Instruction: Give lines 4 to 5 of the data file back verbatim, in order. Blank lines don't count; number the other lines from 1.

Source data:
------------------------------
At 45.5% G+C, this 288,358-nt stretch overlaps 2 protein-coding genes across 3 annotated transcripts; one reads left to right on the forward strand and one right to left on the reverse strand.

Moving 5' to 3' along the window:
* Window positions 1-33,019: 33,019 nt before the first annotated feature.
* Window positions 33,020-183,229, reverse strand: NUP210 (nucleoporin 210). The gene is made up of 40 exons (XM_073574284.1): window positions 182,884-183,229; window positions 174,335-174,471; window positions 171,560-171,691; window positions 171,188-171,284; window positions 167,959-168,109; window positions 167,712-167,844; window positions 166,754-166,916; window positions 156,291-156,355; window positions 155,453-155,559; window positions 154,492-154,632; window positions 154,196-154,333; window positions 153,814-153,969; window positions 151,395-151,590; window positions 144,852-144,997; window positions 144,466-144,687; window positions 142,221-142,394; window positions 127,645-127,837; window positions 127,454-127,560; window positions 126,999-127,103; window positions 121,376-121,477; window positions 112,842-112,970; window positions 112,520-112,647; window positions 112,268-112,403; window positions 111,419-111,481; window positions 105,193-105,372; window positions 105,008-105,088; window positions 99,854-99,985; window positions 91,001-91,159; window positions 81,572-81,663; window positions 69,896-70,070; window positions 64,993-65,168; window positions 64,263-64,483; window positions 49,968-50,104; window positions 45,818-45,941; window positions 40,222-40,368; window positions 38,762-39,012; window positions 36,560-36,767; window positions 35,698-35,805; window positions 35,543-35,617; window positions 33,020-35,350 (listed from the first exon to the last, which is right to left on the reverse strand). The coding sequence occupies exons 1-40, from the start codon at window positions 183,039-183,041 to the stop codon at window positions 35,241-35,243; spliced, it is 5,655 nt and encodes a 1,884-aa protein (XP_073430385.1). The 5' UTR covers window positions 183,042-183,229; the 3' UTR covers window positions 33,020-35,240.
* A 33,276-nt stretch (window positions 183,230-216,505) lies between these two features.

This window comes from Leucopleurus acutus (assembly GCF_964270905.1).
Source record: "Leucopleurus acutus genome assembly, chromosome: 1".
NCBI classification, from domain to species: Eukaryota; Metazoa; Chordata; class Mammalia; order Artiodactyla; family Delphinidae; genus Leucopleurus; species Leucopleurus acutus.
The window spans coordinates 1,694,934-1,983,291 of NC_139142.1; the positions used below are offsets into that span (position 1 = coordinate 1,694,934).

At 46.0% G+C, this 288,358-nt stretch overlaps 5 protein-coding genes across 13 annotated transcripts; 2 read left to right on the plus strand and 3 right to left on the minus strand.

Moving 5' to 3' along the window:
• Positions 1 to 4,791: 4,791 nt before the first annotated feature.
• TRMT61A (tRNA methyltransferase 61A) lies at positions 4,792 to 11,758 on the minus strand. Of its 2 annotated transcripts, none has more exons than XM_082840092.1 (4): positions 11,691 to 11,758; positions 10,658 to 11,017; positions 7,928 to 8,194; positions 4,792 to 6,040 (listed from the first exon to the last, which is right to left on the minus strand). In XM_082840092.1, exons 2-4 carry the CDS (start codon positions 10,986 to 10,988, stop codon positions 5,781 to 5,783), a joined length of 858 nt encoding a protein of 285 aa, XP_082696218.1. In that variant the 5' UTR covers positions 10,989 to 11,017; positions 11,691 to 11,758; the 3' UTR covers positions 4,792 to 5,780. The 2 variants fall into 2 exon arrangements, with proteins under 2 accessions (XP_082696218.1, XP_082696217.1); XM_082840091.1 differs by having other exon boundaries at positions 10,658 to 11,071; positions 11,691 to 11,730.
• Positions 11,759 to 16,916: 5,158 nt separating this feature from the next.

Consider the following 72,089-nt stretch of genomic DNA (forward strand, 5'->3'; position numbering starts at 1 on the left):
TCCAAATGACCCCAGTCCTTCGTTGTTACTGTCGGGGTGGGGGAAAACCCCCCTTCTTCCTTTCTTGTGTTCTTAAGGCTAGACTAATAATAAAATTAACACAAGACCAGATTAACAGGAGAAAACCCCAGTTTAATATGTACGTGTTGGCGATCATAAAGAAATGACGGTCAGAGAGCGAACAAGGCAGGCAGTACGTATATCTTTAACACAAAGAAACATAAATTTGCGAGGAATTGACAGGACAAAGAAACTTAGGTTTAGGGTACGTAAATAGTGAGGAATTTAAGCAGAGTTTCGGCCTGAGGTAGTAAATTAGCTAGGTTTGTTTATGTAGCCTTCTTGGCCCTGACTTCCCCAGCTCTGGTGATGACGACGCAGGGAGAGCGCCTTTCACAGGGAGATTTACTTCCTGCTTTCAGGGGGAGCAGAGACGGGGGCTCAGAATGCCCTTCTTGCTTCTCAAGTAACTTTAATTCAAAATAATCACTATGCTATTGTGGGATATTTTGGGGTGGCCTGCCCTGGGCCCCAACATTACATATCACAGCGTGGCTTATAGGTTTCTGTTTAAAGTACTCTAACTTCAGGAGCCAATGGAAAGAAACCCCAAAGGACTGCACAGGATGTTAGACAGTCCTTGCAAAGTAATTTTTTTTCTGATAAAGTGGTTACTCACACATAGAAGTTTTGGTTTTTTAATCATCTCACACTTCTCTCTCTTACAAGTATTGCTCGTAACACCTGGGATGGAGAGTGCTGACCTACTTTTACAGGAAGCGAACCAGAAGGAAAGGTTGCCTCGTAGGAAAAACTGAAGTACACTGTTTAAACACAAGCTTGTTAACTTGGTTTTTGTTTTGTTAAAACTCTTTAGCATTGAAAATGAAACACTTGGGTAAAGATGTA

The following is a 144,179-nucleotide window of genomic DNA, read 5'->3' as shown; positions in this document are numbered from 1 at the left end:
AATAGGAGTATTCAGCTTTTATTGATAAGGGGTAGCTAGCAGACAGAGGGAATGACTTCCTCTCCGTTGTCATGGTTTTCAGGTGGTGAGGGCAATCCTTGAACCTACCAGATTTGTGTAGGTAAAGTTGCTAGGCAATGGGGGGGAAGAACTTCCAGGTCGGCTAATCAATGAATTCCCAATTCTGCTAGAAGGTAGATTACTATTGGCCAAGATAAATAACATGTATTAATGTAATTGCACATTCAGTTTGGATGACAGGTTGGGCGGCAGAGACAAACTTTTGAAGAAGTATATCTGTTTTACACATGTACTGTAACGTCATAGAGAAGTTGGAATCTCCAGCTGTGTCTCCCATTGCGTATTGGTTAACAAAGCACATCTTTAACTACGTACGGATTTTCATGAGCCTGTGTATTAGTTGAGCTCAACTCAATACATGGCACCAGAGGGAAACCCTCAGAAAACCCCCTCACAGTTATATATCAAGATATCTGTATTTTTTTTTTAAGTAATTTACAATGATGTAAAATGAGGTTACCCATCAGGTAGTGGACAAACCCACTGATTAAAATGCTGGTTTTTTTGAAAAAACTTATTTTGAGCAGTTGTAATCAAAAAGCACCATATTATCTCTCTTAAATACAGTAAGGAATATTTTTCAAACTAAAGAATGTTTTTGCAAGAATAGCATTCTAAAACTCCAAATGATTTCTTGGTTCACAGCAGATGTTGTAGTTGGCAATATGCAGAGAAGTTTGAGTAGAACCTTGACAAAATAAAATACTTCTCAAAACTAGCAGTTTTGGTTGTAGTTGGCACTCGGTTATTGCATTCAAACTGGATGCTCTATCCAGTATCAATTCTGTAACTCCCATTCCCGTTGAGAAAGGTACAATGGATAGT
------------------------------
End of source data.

* Window positions 33,020-183,229, reverse strand: NUP210 (nucleoporin 210). The gene is made up of 40 exons (XM_073574284.1): window positions 182,884-183,229; window positions 174,335-174,471; window positions 171,560-171,691; window positions 171,188-171,284; window positions 167,959-168,109; window positions 167,712-167,844; window positions 166,754-166,916; window positions 156,291-156,355; window positions 155,453-155,559; window positions 154,492-154,632; window positions 154,196-154,333; window positions 153,814-153,969; window positions 151,395-151,590; window positions 144,852-144,997; window positions 144,466-144,687; window positions 142,221-142,394; window positions 127,645-127,837; window positions 127,454-127,560; window positions 126,999-127,103; window positions 121,376-121,477; window positions 112,842-112,970; window positions 112,520-112,647; window positions 112,268-112,403; window positions 111,419-111,481; window positions 105,193-105,372; window positions 105,008-105,088; window positions 99,854-99,985; window positions 91,001-91,159; window positions 81,572-81,663; window positions 69,896-70,070; window positions 64,993-65,168; window positions 64,263-64,483; window positions 49,968-50,104; window positions 45,818-45,941; window positions 40,222-40,368; window positions 38,762-39,012; window positions 36,560-36,767; window positions 35,698-35,805; window positions 35,543-35,617; window positions 33,020-35,350 (listed from the first exon to the last, which is right to left on the reverse strand). The coding sequence occupies exons 1-40, from the start codon at window positions 183,039-183,041 to the stop codon at window positions 35,241-35,243; spliced, it is 5,655 nt and encodes a 1,884-aa protein (XP_073430385.1). The 5' UTR covers window positions 183,042-183,229; the 3' UTR covers window positions 33,020-35,240.
* A 33,276-nt stretch (window positions 183,230-216,505) lies between these two features.